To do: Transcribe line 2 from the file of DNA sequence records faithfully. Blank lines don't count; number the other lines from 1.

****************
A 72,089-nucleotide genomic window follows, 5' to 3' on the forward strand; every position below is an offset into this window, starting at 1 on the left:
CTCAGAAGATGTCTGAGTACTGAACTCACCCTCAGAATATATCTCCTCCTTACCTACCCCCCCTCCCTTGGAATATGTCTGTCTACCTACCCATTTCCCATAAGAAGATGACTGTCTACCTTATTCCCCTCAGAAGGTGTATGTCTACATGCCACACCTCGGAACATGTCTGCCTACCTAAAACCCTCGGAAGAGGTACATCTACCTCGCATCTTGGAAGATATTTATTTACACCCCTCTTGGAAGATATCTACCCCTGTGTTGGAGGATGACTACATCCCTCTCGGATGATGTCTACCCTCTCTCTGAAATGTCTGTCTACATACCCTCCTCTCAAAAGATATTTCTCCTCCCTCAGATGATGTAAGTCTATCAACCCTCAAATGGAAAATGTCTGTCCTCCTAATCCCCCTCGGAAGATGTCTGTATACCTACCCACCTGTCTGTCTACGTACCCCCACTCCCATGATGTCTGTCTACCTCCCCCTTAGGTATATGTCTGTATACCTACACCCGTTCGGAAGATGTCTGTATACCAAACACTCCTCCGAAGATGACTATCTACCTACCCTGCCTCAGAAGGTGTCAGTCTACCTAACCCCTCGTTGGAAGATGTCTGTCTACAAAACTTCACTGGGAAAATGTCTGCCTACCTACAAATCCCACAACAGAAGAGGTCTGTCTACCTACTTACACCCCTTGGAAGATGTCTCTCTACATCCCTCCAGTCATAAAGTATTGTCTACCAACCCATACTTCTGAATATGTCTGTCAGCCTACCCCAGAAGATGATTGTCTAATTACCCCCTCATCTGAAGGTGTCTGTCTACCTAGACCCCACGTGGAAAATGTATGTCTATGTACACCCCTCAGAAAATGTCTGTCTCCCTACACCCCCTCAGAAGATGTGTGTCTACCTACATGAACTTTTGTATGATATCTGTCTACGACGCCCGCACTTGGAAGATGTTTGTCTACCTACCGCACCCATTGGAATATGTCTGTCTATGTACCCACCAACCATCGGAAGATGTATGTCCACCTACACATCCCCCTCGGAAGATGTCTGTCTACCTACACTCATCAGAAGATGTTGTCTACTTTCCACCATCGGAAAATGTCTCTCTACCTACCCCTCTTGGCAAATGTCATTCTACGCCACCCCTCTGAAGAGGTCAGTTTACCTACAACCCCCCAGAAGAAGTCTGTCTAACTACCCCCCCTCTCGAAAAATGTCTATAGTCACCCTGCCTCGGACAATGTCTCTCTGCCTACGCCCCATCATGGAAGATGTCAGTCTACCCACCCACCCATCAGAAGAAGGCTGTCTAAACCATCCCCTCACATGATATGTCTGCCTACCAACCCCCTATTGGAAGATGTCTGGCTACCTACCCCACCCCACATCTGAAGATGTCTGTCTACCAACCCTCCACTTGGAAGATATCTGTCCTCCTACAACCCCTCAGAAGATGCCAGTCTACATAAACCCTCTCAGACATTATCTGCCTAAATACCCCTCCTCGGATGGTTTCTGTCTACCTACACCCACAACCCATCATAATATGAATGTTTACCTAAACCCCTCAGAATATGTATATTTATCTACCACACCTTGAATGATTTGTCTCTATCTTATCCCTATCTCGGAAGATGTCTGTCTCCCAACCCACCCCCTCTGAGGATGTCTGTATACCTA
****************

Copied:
CTCAGAAGATGTCTGAGTACTGAACTCACCCTCAGAATATATCTCCTCCTTACCTACCCCCCCTCCCTTGGAATATGTCTGTCTACCTACCCATTTCCCATAAGAAGATGACTGTCTACCTTATTCCCCTCAGAAGGTGTATGTCTACATGCCACACCTCGGAACATGTCTGCCTACCTAAAACCCTCGGAAGAGGTACATCTACCTCGCATCTTGGAAGATATTTATTTACACCCCTCTTGGAAGATATCTACCCCTGTGTTGGAGGATGACTACATCCCTCTCGGATGATGTCTACCCTCTCTCTGAAATGTCTGTCTACATACCCTCCTCTCAAAAGATATTTCTCCTCCCTCAGATGATGTAAGTCTATCAACCCTCAAATGGAAAATGTCTGTCCTCCTAATCCCCCTCGGAAGATGTCTGTATACCTACCCACCTGTCTGTCTACGTACCCCCACTCCCATGATGTCTGTCTACCTCCCCCTTAGGTATATGTCTGTATACCTACACCCGTTCGGAAGATGTCTGTATACCAAACACTCCTCCGAAGATGACTATCTACCTACCCTGCCTCAGAAGGTGTCAGTCTACCTAACCCCTCGTTGGAAGATGTCTGTCTACAAAACTTCACTGGGAAAATGTCTGCCTACCTACAAATCCCACAACAGAAGAGGTCTGTCTACCTACTTACACCCCTTGGAAGATGTCTCTCTACATCCCTCCAGTCATAAAGTATTGTCTACCAACCCATACTTCTGAATATGTCTGTCAGCCTACCCCAGAAGATGATTGTCTAATTACCCCCTCATCTGAAGGTGTCTGTCTACCTAGACCCCACGTGGAAAATGTATGTCTATGTACACCCCTCAGAAAATGTCTGTCTCCCTACACCCCCTCAGAAGATGTGTGTCTACCTACATGAACTTTTGTATGATATCTGTCTACGACGCCCGCACTTGGAAGATGTTTGTCTACCTACCGCACCCATTGGAATATGTCTGTCTATGTACCCACCAACCATCGGAAGATGTATGTCCACCTACACATCCCCCTCGGAAGATGTCTGTCTACCTACACTCATCAGAAGATGTTGTCTACTTTCCACCATCGGAAAATGTCTCTCTACCTACCCCTCTTGGCAAATGTCATTCTACGCCACCCCTCTGAAGAGGTCAGTTTACCTACAACCCCCCAGAAGAAGTCTGTCTAACTACCCCCCCTCTCGAAAAATGTCTATAGTCACCCTGCCTCGGACAATGTCTCTCTGCCTACGCCCCATCATGGAAGATGTCAGTCTACCCACCCACCCATCAGAAGAAGGCTGTCTAAACCATCCCCTCACATGATATGTCTGCCTACCAACCCCCTATTGGAAGATGTCTGGCTACCTACCCCACCCCACATCTGAAGATGTCTGTCTACCAACCCTCCACTTGGAAGATATCTGTCCTCCTACAACCCCTCAGAAGATGCCAGTCTACATAAACCCTCTCAGACATTATCTGCCTAAATACCCCTCCTCGGATGGTTTCTGTCTACCTACACCCACAACCCATCATAATATGAATGTTTACCTAAACCCCTCAGAATATGTATATTTATCTACCACACCTTGAATGATTTGTCTCTATCTTATCCCTATCTCGGAAGATGTCTGTCTCCCAACCCACCCCCTCTGAGGATGTCTGTATACCTA